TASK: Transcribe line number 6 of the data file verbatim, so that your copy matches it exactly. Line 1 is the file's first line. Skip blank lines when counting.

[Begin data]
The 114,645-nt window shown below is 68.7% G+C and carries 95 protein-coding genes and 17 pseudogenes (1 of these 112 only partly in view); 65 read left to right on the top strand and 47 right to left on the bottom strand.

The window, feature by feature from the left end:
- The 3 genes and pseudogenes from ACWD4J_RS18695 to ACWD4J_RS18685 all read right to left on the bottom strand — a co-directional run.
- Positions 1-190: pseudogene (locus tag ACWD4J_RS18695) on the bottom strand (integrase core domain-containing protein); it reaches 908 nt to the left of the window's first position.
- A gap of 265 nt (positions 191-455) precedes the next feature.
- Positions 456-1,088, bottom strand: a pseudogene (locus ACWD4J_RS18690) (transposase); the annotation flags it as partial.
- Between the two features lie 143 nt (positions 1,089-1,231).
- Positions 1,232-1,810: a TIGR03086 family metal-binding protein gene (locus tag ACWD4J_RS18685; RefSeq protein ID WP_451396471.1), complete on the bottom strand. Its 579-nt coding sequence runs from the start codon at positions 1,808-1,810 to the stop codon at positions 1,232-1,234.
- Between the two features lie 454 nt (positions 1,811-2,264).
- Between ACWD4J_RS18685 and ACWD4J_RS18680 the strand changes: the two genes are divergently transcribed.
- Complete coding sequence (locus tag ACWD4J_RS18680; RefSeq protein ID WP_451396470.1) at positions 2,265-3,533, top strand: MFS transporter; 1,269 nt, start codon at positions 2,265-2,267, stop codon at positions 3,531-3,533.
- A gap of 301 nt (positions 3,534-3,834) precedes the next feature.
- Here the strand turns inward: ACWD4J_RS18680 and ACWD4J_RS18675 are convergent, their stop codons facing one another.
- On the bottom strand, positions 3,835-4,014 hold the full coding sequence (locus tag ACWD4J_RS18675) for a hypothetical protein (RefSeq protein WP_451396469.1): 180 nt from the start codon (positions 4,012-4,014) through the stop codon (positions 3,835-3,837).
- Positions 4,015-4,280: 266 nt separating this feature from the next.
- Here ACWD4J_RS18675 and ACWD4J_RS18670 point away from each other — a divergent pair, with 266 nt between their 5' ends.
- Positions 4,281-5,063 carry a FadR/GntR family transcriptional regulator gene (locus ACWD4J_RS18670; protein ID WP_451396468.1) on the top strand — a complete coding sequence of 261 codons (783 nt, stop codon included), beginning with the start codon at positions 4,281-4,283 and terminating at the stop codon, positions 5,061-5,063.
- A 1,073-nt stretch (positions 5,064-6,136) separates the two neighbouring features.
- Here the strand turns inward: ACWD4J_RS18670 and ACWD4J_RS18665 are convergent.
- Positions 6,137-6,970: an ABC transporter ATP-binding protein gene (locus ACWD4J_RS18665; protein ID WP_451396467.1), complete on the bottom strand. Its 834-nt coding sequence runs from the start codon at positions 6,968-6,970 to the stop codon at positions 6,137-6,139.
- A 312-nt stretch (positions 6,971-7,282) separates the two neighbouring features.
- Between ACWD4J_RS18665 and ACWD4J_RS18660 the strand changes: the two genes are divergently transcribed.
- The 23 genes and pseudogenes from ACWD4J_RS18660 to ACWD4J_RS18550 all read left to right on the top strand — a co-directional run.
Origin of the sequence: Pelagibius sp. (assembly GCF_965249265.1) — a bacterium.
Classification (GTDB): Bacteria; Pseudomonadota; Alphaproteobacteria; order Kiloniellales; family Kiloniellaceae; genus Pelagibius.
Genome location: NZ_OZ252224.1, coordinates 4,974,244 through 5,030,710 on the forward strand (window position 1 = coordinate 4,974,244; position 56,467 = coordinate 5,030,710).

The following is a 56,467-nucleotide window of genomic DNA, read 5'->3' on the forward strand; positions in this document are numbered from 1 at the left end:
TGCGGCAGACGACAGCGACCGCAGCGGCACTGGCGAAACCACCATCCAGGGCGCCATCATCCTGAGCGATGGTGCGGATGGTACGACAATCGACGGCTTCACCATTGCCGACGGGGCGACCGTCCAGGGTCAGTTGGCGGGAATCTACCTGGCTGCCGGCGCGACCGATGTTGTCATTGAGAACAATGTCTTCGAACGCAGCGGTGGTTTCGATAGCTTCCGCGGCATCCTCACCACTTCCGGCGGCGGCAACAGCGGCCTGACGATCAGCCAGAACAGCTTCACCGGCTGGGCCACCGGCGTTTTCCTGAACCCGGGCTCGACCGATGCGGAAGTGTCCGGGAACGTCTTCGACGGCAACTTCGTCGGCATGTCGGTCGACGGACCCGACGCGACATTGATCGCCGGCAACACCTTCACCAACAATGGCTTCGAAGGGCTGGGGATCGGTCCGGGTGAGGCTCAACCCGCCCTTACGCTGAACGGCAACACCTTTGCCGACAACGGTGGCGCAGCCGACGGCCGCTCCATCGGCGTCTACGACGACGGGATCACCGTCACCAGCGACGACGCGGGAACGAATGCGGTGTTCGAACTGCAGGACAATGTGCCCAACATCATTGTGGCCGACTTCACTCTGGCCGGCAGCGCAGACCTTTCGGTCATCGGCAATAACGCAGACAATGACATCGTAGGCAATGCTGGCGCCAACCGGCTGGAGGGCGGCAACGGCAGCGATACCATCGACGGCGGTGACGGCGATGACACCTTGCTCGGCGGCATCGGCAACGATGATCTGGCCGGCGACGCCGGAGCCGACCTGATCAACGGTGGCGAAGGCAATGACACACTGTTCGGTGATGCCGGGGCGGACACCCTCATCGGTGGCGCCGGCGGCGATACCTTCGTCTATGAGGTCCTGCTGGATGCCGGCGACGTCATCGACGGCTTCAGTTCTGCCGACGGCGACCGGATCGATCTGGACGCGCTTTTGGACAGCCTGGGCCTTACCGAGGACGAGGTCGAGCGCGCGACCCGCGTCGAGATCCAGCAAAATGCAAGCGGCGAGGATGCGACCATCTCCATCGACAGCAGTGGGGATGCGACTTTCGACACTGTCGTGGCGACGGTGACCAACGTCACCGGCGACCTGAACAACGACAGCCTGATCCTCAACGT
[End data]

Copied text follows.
- Positions 456-1,088, bottom strand: a pseudogene (locus ACWD4J_RS18690) (transposase); the annotation flags it as partial.